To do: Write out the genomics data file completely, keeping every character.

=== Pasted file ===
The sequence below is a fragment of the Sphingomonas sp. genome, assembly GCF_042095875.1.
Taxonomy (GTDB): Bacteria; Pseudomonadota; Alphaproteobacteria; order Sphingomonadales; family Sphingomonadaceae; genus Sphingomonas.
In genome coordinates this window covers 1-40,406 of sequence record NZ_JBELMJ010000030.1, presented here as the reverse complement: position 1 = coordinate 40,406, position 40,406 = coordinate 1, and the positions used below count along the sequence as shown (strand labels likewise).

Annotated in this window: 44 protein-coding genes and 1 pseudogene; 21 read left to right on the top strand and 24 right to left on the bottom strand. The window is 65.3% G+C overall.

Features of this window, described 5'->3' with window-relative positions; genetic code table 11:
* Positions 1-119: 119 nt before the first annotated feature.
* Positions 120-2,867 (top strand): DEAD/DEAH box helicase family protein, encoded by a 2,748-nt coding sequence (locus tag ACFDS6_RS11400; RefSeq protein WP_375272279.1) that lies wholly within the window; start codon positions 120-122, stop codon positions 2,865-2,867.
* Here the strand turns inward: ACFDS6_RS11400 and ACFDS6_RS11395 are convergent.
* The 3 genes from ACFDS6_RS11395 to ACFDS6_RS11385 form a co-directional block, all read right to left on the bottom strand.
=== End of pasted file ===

The sequence below is a fragment of the Sphingomonas sp. genome, assembly GCF_042095875.1.
Taxonomy (GTDB): Bacteria; Pseudomonadota; Alphaproteobacteria; order Sphingomonadales; family Sphingomonadaceae; genus Sphingomonas.
In genome coordinates this window covers 1-40,406 of sequence record NZ_JBELMJ010000030.1, presented here as the reverse complement: position 1 = coordinate 40,406, position 40,406 = coordinate 1, and the positions used below count along the sequence as shown (strand labels likewise).

Annotated in this window: 44 protein-coding genes and 1 pseudogene; 21 read left to right on the top strand and 24 right to left on the bottom strand. The window is 65.3% G+C overall.

Features of this window, described 5'->3' with window-relative positions; genetic code table 11:
* Positions 1-119: 119 nt before the first annotated feature.
* Positions 120-2,867 (top strand): DEAD/DEAH box helicase family protein, encoded by a 2,748-nt coding sequence (locus tag ACFDS6_RS11400; RefSeq protein WP_375272279.1) that lies wholly within the window; start codon positions 120-122, stop codon positions 2,865-2,867.
* Here the strand turns inward: ACFDS6_RS11400 and ACFDS6_RS11395 are convergent.
* The 3 genes from ACFDS6_RS11395 to ACFDS6_RS11385 form a co-directional block, all read right to left on the bottom strand.